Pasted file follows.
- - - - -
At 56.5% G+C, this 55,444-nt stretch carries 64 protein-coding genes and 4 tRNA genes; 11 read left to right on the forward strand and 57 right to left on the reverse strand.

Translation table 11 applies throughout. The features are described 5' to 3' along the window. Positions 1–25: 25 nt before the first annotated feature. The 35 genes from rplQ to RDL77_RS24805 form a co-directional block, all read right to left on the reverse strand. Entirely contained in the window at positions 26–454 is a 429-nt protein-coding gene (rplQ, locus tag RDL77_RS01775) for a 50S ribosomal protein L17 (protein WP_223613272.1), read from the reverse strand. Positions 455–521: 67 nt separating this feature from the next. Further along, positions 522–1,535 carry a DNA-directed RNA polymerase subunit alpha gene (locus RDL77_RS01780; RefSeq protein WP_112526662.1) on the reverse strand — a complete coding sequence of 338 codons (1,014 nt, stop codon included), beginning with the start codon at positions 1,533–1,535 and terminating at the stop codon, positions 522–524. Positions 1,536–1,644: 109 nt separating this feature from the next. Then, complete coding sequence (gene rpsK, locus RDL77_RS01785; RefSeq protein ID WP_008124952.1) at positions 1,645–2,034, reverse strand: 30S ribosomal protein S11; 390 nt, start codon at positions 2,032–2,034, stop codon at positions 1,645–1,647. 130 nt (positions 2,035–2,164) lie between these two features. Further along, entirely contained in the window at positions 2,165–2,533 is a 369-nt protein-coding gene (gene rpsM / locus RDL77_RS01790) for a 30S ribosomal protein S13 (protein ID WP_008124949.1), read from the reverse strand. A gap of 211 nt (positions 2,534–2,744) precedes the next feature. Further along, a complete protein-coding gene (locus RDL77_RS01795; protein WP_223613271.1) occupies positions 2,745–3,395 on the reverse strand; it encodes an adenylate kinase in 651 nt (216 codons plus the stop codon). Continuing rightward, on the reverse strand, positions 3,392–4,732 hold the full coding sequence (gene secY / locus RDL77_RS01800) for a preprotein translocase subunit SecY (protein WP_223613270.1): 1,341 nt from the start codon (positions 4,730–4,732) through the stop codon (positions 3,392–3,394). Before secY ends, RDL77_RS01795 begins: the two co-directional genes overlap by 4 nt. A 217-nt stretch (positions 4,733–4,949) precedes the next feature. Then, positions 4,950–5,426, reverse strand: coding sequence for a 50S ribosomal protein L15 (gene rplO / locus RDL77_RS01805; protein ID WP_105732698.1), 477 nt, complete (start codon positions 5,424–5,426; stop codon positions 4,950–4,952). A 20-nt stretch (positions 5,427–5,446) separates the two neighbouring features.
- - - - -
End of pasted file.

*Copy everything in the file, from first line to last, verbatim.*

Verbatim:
At 56.5% G+C, this 55,444-nt stretch carries 64 protein-coding genes and 4 tRNA genes; 11 read left to right on the forward strand and 57 right to left on the reverse strand.

Translation table 11 applies throughout. The features are described 5' to 3' along the window. Positions 1–25: 25 nt before the first annotated feature. The 35 genes from rplQ to RDL77_RS24805 form a co-directional block, all read right to left on the reverse strand. Entirely contained in the window at positions 26–454 is a 429-nt protein-coding gene (rplQ, locus tag RDL77_RS01775) for a 50S ribosomal protein L17 (protein WP_223613272.1), read from the reverse strand. Positions 455–521: 67 nt separating this feature from the next. Further along, positions 522–1,535 carry a DNA-directed RNA polymerase subunit alpha gene (locus RDL77_RS01780; RefSeq protein WP_112526662.1) on the reverse strand — a complete coding sequence of 338 codons (1,014 nt, stop codon included), beginning with the start codon at positions 1,533–1,535 and terminating at the stop codon, positions 522–524. Positions 1,536–1,644: 109 nt separating this feature from the next. Then, complete coding sequence (gene rpsK, locus RDL77_RS01785; RefSeq protein ID WP_008124952.1) at positions 1,645–2,034, reverse strand: 30S ribosomal protein S11; 390 nt, start codon at positions 2,032–2,034, stop codon at positions 1,645–1,647. 130 nt (positions 2,035–2,164) lie between these two features. Further along, entirely contained in the window at positions 2,165–2,533 is a 369-nt protein-coding gene (gene rpsM / locus RDL77_RS01790) for a 30S ribosomal protein S13 (protein ID WP_008124949.1), read from the reverse strand. A gap of 211 nt (positions 2,534–2,744) precedes the next feature. Further along, a complete protein-coding gene (locus RDL77_RS01795; protein WP_223613271.1) occupies positions 2,745–3,395 on the reverse strand; it encodes an adenylate kinase in 651 nt (216 codons plus the stop codon). Continuing rightward, on the reverse strand, positions 3,392–4,732 hold the full coding sequence (gene secY / locus RDL77_RS01800) for a preprotein translocase subunit SecY (protein WP_223613270.1): 1,341 nt from the start codon (positions 4,730–4,732) through the stop codon (positions 3,392–3,394). Before secY ends, RDL77_RS01795 begins: the two co-directional genes overlap by 4 nt. A 217-nt stretch (positions 4,733–4,949) precedes the next feature. Then, positions 4,950–5,426, reverse strand: coding sequence for a 50S ribosomal protein L15 (gene rplO / locus RDL77_RS01805; protein ID WP_105732698.1), 477 nt, complete (start codon positions 5,424–5,426; stop codon positions 4,950–4,952). A 20-nt stretch (positions 5,427–5,446) separates the two neighbouring features.